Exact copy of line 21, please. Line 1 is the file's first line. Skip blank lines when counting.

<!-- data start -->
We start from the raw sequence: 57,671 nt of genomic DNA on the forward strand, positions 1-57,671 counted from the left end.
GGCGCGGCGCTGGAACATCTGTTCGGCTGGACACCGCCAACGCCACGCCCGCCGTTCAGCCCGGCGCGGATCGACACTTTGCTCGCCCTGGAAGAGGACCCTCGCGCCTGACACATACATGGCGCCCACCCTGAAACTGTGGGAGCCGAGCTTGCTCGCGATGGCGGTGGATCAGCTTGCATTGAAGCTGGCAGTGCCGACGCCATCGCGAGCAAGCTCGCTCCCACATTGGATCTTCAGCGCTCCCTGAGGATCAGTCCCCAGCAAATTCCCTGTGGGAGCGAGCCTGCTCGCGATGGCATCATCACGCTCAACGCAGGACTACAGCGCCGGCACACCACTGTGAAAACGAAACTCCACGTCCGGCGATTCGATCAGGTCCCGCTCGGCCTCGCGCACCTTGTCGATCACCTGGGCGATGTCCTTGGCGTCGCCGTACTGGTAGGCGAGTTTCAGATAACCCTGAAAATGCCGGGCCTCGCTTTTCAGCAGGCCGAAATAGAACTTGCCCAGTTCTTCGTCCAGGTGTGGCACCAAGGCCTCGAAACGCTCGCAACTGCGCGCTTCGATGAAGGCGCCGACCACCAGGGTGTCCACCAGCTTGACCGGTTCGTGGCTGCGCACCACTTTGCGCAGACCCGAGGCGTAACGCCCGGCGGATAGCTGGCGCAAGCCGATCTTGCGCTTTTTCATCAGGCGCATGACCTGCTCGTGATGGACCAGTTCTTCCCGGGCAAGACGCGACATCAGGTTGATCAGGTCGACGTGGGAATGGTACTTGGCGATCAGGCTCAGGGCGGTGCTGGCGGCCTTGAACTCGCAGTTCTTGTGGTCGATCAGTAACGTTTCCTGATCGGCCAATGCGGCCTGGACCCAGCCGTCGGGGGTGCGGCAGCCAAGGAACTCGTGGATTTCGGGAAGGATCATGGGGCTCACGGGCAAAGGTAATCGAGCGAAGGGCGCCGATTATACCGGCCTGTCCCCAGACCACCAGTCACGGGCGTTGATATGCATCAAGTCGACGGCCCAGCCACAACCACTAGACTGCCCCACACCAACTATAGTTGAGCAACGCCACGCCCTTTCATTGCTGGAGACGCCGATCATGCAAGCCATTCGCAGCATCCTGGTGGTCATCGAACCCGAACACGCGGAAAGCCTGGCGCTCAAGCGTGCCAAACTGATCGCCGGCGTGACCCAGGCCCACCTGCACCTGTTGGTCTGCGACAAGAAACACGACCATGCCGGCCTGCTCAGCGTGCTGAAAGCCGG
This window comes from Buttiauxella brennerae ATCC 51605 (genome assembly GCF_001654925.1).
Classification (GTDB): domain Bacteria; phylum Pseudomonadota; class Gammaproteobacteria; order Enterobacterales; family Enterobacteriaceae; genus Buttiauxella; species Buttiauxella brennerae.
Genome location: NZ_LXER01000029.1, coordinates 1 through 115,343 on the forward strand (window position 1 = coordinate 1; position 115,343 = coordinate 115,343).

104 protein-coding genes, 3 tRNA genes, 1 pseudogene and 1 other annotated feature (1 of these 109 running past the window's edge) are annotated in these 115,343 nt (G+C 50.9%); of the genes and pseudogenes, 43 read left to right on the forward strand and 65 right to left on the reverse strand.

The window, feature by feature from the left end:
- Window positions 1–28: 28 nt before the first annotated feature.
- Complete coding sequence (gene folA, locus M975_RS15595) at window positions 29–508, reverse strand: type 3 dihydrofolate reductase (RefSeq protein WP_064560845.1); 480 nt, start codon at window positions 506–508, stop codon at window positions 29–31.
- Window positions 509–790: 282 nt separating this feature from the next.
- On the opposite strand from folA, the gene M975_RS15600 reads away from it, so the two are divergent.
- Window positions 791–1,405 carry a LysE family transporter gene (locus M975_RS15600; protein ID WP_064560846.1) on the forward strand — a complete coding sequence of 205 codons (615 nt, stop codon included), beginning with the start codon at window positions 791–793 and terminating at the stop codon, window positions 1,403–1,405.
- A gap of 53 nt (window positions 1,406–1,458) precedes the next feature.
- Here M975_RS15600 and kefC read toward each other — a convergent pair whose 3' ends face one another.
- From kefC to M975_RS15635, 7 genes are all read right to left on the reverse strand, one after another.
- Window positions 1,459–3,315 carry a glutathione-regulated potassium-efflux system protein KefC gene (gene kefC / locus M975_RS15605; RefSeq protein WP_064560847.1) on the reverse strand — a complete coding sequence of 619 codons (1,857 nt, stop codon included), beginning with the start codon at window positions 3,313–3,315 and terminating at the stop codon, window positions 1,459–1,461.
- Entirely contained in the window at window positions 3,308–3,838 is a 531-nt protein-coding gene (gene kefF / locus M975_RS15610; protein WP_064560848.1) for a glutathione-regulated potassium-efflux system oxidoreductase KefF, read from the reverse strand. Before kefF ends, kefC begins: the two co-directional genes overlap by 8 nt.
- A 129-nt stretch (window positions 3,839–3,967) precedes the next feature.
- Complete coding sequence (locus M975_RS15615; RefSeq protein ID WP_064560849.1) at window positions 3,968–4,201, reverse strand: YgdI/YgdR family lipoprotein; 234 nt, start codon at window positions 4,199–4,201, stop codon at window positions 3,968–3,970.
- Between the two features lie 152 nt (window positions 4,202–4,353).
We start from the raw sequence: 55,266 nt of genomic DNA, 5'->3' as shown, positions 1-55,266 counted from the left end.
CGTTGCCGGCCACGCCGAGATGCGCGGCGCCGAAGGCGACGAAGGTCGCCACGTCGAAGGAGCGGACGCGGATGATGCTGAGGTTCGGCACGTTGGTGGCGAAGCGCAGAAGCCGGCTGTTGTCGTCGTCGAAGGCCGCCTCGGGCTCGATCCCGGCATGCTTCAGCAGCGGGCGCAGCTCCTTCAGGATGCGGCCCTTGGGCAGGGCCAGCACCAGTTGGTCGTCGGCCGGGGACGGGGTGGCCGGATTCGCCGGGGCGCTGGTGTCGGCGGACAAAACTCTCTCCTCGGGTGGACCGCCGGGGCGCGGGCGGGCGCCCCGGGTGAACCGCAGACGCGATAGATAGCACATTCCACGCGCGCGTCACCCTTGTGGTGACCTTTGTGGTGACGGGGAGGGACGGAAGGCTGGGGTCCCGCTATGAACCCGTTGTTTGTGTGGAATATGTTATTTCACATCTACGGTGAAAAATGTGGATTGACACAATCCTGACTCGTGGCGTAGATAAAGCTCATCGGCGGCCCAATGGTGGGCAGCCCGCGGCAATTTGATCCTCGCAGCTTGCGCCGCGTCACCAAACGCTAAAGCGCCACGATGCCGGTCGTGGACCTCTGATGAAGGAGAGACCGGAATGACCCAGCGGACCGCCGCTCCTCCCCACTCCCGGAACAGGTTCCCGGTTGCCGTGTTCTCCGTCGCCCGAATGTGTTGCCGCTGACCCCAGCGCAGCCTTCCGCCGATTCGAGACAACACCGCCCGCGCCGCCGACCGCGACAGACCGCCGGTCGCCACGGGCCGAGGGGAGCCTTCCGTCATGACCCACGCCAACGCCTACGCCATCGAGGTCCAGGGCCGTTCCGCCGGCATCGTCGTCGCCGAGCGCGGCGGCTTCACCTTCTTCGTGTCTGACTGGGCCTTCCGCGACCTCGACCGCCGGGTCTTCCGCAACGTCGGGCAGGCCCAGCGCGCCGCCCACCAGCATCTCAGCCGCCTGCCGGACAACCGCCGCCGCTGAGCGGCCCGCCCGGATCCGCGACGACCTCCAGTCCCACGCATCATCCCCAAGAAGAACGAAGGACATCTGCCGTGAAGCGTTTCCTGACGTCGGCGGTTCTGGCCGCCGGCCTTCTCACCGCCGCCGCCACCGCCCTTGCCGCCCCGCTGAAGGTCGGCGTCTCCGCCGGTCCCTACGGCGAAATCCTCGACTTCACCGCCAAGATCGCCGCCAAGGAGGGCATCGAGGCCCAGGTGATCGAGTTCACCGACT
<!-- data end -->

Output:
We start from the raw sequence: 55,266 nt of genomic DNA, 5'->3' as shown, positions 1-55,266 counted from the left end.